The major concern for both criminal defence lawyers and the general public post-Patrick is that police officers will be able to search through garbage as it awaits collection in order to obtain DNA, fingerprints, and other biographical information. The SCC in Patrick recognized the vast amount of personal information contained in an individual’s garbage. They acknowledge that “[r]esidential waste includes an enormous amount of personal information about what is going on in our homes, including a lot of DNA on household tissues, highly personal records (e.g., love letters, overdue bills and tax returns) and hidden vices (pill bottles, syringes, sexual paraphernalia, etc.)…a garbage bag may more accurately be described as a bag of “information”, and its contents, viewed in their entirety, paint a fairly accurate and complete picture of the householder’s activities and lifestyle”. Yet, despite this observation, the SCC rejected the view that household garbage should be considered private until it becomes anonymous, saying it was “too extravagant to contemplate” that an individual should have a privacy interest in their garbage until “the last unpaid bill rots into dust”.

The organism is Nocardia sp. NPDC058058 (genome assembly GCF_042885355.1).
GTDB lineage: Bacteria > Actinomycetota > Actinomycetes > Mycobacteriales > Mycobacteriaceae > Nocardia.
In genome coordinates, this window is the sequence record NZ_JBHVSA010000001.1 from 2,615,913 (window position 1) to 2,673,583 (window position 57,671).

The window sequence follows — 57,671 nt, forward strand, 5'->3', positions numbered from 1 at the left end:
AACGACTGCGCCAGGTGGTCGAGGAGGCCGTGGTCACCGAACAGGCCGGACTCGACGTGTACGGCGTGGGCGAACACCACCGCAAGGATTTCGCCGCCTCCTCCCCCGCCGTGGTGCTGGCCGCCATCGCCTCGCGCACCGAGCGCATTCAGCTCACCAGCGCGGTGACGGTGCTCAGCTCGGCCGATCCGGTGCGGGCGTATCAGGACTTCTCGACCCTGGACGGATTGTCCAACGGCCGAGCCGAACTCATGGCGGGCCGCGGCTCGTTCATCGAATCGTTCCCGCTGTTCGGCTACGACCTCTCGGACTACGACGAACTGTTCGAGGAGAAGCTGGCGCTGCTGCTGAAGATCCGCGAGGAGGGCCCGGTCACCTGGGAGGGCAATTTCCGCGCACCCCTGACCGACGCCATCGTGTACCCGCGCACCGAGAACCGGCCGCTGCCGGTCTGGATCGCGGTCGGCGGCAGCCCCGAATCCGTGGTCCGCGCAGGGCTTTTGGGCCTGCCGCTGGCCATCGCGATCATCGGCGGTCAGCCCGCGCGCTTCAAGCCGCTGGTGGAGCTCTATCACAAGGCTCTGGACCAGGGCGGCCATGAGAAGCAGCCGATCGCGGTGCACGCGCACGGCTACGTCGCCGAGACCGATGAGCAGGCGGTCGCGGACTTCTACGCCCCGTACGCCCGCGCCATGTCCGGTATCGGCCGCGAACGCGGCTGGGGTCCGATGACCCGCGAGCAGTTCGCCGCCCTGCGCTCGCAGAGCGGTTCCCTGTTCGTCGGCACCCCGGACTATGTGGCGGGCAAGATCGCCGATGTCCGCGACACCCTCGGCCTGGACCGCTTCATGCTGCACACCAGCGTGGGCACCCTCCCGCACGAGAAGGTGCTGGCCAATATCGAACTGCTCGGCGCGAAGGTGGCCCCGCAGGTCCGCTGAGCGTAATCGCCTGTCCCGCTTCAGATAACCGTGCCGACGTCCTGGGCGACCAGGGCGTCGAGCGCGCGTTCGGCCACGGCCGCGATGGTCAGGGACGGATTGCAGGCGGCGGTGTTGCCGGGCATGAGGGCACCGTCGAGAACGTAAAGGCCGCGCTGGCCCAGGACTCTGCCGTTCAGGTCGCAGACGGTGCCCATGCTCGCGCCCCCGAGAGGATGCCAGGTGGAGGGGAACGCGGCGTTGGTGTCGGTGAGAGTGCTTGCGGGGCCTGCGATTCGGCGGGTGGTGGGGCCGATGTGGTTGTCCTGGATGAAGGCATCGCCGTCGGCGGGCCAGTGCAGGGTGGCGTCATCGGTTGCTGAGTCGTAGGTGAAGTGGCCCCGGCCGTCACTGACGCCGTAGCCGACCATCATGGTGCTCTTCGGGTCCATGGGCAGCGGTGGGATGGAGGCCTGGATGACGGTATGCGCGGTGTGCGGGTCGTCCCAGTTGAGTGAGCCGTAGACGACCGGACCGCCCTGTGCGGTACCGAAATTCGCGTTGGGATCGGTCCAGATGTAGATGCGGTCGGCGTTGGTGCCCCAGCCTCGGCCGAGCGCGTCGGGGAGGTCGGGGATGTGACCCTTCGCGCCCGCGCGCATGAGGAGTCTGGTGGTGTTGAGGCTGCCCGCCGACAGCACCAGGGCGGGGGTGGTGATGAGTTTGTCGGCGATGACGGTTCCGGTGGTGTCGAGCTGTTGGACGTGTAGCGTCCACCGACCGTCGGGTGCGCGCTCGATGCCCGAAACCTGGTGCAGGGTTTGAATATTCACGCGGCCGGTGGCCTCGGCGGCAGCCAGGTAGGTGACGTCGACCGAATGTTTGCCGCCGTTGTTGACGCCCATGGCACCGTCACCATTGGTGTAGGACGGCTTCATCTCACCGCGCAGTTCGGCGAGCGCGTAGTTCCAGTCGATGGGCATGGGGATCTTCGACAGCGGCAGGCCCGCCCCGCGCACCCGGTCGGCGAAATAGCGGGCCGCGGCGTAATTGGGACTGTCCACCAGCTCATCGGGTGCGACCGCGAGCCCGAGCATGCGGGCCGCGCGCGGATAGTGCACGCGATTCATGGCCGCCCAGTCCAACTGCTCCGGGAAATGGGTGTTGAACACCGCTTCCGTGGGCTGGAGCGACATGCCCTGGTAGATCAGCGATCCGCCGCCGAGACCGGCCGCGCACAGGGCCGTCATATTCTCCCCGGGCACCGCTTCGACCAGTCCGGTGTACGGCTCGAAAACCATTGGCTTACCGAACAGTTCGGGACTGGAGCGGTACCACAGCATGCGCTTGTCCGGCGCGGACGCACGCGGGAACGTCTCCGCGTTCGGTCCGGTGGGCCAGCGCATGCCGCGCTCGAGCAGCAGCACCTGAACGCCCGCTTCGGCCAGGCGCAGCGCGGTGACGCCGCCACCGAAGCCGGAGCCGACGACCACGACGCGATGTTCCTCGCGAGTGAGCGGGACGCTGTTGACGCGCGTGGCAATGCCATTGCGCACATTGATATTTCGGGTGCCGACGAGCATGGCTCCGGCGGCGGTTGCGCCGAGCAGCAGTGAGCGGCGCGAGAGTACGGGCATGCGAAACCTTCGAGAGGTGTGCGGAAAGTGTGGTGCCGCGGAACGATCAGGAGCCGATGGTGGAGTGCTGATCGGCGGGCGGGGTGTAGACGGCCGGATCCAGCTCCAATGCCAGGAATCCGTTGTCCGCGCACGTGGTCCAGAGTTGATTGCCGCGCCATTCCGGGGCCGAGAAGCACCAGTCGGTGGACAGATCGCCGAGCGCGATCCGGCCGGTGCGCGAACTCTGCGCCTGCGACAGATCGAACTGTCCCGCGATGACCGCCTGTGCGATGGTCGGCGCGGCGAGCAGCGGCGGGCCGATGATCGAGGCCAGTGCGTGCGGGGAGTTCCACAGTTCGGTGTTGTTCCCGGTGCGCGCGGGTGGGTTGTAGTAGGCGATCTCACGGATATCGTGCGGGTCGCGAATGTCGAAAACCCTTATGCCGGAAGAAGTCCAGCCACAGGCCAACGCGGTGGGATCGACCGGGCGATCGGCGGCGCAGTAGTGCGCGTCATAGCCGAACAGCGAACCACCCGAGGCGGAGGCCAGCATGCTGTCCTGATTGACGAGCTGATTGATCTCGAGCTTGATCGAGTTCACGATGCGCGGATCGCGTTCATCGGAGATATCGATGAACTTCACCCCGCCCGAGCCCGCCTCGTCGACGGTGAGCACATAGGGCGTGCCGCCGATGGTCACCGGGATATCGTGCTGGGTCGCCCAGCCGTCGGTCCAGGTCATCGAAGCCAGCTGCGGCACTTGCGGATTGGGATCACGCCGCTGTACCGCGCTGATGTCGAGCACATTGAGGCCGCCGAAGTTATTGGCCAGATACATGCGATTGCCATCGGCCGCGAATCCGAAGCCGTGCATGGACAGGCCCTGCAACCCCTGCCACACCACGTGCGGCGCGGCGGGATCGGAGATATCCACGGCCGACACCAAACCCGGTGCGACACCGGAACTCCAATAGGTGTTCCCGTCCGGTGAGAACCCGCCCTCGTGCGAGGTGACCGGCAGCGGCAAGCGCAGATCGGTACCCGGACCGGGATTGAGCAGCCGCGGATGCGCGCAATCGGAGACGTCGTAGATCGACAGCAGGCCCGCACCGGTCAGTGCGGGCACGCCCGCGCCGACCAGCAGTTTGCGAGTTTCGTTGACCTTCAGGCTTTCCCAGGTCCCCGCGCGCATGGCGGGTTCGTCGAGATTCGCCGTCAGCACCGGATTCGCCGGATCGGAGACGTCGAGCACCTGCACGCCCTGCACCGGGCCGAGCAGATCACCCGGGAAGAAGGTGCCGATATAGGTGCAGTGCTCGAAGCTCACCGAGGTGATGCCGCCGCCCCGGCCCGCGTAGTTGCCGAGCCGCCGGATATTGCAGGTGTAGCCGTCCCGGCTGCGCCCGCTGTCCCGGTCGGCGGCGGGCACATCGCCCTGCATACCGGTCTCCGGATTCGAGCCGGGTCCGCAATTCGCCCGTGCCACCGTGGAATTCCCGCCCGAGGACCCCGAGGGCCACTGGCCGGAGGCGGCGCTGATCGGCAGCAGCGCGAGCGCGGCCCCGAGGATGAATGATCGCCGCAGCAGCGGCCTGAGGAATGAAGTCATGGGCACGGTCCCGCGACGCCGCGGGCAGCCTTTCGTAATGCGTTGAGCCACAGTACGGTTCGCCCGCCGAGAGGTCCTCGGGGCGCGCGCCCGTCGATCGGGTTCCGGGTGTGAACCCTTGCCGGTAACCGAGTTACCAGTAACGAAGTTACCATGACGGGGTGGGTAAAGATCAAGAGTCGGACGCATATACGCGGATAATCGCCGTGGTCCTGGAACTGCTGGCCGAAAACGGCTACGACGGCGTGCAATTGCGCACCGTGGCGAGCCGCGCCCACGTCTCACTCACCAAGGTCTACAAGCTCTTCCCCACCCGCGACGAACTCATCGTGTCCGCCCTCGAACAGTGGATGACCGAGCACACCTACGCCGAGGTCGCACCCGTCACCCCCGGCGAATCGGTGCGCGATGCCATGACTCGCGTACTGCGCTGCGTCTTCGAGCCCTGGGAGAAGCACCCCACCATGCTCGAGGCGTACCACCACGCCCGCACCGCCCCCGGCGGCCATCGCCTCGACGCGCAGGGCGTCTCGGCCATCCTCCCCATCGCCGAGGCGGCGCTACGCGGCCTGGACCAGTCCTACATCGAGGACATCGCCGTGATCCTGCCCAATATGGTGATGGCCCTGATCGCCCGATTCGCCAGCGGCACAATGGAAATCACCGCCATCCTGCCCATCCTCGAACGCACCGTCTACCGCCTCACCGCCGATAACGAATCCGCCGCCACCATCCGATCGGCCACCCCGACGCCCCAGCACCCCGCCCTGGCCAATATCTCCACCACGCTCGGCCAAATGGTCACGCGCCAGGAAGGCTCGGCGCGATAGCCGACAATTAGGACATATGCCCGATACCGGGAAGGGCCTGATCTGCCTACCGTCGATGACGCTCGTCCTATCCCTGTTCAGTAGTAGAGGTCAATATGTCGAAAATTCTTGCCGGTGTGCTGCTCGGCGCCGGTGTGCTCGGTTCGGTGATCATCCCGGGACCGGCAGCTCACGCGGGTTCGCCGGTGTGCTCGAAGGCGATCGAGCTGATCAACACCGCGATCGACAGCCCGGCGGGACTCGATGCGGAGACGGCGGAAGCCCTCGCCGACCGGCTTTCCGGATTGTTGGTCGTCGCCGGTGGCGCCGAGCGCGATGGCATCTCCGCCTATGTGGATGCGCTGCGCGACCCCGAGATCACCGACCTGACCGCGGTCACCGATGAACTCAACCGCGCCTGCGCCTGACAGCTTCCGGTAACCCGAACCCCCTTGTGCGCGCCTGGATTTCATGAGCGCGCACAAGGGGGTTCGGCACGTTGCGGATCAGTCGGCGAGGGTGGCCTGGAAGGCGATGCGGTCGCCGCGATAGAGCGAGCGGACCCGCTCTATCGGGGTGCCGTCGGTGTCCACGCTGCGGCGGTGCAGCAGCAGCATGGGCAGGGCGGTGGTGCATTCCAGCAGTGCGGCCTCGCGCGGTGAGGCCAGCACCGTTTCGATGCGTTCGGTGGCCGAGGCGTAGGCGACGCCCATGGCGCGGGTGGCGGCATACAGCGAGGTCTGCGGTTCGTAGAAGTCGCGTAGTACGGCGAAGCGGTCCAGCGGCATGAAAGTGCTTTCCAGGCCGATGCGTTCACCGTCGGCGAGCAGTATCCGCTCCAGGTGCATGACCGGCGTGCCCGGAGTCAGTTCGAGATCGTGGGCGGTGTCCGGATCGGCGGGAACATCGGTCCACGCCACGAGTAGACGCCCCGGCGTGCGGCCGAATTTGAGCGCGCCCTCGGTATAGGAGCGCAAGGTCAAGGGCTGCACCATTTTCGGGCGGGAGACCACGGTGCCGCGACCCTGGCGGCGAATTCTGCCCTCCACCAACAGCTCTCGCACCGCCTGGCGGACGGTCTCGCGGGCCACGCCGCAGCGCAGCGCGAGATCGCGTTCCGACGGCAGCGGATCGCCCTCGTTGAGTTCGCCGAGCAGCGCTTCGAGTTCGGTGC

Is it really so far-fetched to suggest that an individual has a privacy interest in their garbage until it becomes anonymous? One of the reasons we throw things out is to have them mixed with other refuse until they become so mixed they can no longer reasonably be connected back to us. Many people go so far as to shred important documents before disposing of them so as to hasten the intermixing process and achieve anonymity. It seems that individuals at least believe that they have a privacy interest in their garbage as it awaits pick-up since this is one of the few occasions where the garbage can properly be identified as belonging to them.
The best course of action for those who are concerned about the decision in Patrick is to store garbage in a locked receptacle, far within the property line until pick-up to clearly indicate your intention to keep the contents of your garbage private. In Patrick the majority notes that “until the garbage is placed at or within reach of the lot line, the householder retains an element of control over its disposition and cannot be said to have unequivocally abandoned it, particularly if it is placed on a porch or in a garage or within the immediate vicinity of the dwelling”. Keep your garbage close to your home and only put it out at the time of collection and you may retain some form of privacy interest in any personal information contained therein.